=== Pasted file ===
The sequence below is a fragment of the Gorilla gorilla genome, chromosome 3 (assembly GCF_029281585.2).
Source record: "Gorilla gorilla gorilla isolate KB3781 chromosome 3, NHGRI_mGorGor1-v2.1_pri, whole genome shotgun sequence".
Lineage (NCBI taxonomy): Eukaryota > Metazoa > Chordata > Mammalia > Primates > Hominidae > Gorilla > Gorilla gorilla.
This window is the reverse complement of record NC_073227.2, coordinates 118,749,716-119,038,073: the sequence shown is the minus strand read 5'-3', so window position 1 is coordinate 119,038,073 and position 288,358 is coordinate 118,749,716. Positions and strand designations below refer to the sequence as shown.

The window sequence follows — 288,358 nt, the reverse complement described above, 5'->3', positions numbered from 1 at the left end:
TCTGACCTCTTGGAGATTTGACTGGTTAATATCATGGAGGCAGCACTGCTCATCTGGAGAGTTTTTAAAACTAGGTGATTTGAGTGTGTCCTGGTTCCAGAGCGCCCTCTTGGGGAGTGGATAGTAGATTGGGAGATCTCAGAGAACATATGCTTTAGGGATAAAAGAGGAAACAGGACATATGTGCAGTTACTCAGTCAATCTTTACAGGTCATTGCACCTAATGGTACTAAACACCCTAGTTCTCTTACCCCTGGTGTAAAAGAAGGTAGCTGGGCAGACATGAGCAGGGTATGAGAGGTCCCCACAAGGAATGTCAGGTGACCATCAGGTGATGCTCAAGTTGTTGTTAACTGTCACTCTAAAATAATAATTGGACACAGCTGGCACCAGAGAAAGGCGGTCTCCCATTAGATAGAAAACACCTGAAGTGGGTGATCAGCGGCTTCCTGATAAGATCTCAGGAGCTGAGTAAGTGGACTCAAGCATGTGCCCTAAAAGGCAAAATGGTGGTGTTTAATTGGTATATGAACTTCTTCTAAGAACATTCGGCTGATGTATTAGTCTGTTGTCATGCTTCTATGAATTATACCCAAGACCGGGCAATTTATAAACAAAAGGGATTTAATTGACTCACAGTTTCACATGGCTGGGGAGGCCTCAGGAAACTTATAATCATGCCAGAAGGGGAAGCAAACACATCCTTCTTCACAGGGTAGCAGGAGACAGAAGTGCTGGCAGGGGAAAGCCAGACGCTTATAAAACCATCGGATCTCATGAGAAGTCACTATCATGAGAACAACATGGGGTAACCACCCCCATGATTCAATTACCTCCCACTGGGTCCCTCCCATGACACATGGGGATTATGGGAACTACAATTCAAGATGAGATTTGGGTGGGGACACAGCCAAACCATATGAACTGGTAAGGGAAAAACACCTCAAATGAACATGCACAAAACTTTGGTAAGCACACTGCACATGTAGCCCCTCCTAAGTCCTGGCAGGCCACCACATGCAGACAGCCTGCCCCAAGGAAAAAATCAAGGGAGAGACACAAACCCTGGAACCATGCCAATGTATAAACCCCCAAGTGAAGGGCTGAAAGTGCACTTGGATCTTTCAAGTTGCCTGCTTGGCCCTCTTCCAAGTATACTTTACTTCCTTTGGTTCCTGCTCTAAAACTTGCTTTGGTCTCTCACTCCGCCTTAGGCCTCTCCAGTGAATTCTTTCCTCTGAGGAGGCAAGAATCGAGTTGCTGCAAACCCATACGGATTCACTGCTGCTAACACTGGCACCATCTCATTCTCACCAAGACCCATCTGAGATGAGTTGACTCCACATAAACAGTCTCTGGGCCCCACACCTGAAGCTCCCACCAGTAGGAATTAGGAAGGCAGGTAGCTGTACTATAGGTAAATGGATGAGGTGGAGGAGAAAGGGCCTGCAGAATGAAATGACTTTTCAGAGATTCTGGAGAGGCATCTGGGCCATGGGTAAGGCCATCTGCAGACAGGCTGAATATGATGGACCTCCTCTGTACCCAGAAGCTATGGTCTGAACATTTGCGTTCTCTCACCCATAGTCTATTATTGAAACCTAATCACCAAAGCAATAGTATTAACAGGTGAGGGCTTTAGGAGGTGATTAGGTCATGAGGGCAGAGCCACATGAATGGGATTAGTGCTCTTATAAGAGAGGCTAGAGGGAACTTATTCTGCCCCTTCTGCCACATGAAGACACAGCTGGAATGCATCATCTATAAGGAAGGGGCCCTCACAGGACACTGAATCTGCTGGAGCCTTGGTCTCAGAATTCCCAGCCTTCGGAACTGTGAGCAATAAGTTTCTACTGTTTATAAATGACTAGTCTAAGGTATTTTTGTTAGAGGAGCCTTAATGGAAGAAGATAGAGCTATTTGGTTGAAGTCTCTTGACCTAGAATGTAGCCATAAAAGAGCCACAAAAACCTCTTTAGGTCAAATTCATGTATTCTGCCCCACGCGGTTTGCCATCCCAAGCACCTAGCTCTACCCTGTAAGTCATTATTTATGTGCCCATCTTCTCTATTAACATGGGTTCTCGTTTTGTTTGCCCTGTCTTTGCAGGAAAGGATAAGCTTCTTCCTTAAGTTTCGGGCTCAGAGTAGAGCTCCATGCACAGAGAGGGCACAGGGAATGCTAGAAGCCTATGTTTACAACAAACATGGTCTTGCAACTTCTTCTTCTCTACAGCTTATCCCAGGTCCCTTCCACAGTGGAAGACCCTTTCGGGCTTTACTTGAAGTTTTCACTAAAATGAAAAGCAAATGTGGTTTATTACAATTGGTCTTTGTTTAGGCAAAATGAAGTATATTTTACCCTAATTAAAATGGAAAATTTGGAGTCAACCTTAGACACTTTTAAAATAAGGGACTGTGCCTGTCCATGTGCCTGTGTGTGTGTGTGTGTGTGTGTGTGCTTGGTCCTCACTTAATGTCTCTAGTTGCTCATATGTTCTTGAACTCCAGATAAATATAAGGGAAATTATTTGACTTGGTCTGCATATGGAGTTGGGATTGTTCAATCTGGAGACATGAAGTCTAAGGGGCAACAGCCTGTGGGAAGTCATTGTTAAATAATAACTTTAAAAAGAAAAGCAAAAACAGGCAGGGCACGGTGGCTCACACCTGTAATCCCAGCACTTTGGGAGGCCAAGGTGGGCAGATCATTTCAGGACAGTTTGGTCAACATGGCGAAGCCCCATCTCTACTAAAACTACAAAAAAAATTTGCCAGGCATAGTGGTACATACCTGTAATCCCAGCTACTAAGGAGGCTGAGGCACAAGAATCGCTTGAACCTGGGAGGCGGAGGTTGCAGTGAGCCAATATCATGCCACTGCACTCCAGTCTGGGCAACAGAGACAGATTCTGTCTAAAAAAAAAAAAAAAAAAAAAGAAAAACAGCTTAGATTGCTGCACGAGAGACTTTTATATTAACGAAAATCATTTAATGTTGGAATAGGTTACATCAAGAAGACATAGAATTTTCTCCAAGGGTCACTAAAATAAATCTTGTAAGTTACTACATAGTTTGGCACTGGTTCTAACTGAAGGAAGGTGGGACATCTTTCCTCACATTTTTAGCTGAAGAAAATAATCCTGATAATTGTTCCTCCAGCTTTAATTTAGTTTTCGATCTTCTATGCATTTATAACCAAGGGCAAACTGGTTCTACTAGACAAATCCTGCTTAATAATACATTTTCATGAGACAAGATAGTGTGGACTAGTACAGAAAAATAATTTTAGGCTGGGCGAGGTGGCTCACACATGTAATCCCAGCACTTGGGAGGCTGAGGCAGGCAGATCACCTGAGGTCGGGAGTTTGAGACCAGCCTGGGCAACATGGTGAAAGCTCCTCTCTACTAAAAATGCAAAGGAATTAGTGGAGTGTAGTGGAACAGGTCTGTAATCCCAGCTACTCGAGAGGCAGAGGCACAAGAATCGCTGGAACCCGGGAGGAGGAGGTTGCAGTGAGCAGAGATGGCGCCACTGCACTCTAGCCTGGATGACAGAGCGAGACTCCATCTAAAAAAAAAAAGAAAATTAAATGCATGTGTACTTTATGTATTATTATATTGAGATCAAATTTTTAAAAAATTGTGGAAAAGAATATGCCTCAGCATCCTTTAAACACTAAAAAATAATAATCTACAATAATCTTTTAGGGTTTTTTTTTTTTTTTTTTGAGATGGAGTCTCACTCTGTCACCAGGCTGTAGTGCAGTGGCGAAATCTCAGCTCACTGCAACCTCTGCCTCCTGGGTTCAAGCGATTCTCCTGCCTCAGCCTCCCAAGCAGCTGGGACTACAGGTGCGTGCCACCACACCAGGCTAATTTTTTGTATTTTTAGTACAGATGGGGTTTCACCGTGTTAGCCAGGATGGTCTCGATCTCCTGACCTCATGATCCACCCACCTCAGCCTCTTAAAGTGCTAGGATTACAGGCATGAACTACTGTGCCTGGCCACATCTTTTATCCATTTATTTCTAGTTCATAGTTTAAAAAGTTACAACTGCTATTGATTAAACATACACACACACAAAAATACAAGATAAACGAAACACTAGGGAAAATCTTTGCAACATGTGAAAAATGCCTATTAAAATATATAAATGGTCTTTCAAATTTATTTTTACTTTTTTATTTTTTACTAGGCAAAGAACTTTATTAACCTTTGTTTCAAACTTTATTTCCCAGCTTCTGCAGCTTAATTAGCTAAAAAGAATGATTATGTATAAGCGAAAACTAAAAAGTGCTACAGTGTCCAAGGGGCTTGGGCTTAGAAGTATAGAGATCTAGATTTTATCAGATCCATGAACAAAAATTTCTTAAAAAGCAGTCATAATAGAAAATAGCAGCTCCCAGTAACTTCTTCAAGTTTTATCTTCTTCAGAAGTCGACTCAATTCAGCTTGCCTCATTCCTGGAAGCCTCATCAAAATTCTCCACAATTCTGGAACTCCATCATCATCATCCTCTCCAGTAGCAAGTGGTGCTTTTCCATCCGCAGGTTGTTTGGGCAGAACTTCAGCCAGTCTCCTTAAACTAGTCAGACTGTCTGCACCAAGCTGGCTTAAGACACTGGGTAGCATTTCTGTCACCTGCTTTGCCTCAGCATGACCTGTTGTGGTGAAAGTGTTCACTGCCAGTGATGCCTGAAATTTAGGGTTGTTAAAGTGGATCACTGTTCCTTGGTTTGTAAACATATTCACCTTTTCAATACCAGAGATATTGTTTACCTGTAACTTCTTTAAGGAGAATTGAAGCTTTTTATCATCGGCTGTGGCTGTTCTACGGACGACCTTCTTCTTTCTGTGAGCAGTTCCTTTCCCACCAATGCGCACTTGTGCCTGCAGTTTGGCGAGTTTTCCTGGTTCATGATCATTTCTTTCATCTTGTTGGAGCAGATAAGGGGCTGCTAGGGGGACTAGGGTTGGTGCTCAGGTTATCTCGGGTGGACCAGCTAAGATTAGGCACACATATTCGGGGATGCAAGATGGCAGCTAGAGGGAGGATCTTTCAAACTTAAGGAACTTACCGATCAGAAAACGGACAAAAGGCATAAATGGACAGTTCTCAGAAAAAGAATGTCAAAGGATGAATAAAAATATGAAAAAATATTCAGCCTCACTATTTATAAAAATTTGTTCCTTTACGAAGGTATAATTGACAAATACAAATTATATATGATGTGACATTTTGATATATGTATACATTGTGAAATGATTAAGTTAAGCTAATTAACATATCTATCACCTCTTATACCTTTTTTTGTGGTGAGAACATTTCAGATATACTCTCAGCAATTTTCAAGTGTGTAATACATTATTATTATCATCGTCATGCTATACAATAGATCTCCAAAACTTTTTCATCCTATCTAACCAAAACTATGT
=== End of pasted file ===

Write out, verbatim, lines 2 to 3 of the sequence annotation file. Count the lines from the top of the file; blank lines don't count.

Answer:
Source record: "Gorilla gorilla gorilla isolate KB3781 chromosome 3, NHGRI_mGorGor1-v2.1_pri, whole genome shotgun sequence".
Lineage (NCBI taxonomy): Eukaryota > Metazoa > Chordata > Mammalia > Primates > Hominidae > Gorilla > Gorilla gorilla.